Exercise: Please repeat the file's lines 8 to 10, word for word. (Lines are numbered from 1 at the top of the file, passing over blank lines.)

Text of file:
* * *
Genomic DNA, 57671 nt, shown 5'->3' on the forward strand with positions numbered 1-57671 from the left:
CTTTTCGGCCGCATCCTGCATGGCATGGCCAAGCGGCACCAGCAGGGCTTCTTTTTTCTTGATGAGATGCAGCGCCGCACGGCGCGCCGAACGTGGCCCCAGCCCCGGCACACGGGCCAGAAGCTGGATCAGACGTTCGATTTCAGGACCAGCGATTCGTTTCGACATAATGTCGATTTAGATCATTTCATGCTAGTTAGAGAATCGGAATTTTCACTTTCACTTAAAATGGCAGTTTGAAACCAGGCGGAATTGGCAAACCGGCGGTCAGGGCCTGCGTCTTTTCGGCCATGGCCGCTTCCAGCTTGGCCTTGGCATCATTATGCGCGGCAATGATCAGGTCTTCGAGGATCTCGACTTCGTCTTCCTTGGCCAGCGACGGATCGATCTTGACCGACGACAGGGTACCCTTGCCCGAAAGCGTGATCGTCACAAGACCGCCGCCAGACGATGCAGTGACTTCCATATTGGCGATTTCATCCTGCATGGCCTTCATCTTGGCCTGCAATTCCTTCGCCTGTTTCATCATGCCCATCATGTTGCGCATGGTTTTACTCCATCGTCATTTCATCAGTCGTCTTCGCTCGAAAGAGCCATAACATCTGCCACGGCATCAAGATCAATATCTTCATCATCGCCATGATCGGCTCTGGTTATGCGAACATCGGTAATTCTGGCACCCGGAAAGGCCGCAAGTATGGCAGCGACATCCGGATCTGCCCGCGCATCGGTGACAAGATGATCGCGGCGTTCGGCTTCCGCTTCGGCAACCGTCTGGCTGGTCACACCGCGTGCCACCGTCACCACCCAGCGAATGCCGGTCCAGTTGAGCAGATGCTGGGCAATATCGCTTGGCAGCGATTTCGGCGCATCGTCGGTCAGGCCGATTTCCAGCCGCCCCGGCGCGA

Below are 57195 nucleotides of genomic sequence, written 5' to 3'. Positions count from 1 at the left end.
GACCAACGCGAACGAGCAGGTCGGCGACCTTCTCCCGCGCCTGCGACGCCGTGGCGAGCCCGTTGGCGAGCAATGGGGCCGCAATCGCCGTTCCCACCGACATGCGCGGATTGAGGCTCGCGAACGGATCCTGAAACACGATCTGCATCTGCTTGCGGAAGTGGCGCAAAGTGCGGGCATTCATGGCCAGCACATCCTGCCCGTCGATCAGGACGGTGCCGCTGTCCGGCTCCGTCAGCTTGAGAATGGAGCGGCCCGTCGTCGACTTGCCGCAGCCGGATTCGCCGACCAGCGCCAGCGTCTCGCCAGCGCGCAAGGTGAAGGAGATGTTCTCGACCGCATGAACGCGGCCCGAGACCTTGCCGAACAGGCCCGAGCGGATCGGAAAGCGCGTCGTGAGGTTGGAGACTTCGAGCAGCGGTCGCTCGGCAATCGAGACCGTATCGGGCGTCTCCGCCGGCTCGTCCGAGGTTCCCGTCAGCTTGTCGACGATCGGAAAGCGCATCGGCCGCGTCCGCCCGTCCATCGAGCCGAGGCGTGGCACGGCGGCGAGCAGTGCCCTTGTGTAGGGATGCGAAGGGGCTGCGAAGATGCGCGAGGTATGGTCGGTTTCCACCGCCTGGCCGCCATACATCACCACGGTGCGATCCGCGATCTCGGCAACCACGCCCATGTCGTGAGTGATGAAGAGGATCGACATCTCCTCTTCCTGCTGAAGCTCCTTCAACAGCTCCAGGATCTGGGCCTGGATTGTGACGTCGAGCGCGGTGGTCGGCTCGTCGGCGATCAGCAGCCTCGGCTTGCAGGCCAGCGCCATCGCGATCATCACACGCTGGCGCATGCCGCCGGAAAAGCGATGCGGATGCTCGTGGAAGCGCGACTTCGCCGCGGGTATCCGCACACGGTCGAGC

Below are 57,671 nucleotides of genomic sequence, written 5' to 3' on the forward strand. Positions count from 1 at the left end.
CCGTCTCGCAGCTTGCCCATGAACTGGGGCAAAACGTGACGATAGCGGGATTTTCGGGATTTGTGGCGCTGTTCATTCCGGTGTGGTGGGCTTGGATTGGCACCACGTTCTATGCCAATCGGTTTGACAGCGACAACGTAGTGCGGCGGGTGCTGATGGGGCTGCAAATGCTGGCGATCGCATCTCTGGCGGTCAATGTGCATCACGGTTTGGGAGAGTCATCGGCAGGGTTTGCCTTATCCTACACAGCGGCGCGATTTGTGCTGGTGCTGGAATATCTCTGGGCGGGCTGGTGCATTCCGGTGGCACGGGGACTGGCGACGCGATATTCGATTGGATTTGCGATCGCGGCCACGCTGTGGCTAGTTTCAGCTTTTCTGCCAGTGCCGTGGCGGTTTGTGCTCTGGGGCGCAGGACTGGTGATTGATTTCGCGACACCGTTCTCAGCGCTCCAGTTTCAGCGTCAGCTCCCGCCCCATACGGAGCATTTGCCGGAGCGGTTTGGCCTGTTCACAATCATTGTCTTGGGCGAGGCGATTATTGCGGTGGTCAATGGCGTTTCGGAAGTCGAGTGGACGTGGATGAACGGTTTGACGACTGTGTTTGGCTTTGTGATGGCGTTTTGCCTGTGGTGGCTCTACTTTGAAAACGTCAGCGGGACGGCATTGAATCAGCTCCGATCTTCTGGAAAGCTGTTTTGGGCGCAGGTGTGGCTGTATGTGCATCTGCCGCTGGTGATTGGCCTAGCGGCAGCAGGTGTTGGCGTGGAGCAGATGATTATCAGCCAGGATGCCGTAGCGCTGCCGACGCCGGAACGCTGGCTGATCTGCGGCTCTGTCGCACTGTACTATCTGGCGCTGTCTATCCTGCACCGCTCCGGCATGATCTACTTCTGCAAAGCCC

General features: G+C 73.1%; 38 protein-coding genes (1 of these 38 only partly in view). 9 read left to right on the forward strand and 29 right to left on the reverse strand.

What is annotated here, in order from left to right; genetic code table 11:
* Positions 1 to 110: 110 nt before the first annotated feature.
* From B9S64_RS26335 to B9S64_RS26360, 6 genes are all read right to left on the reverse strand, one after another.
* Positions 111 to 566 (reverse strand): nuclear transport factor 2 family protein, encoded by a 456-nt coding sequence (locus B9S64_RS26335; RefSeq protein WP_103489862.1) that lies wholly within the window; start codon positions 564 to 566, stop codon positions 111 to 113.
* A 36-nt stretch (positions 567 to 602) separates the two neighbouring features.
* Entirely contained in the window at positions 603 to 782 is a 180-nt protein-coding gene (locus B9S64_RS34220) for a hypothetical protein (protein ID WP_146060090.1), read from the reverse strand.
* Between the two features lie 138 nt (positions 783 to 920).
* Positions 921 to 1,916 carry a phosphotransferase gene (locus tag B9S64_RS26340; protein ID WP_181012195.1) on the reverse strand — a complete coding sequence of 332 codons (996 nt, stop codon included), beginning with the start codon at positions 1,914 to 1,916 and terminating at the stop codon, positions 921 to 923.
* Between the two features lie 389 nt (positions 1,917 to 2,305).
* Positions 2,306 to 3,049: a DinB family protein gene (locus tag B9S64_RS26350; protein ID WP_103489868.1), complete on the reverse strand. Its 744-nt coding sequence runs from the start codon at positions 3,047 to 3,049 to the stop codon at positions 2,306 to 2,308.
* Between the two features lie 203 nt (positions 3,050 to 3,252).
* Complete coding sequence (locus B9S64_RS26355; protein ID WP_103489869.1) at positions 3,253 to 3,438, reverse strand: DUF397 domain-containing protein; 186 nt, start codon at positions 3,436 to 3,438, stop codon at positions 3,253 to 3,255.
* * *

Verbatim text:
What is annotated here, in order from left to right; genetic code table 11:
* Positions 1 to 110: 110 nt before the first annotated feature.
* From B9S64_RS26335 to B9S64_RS26360, 6 genes are all read right to left on the reverse strand, one after another.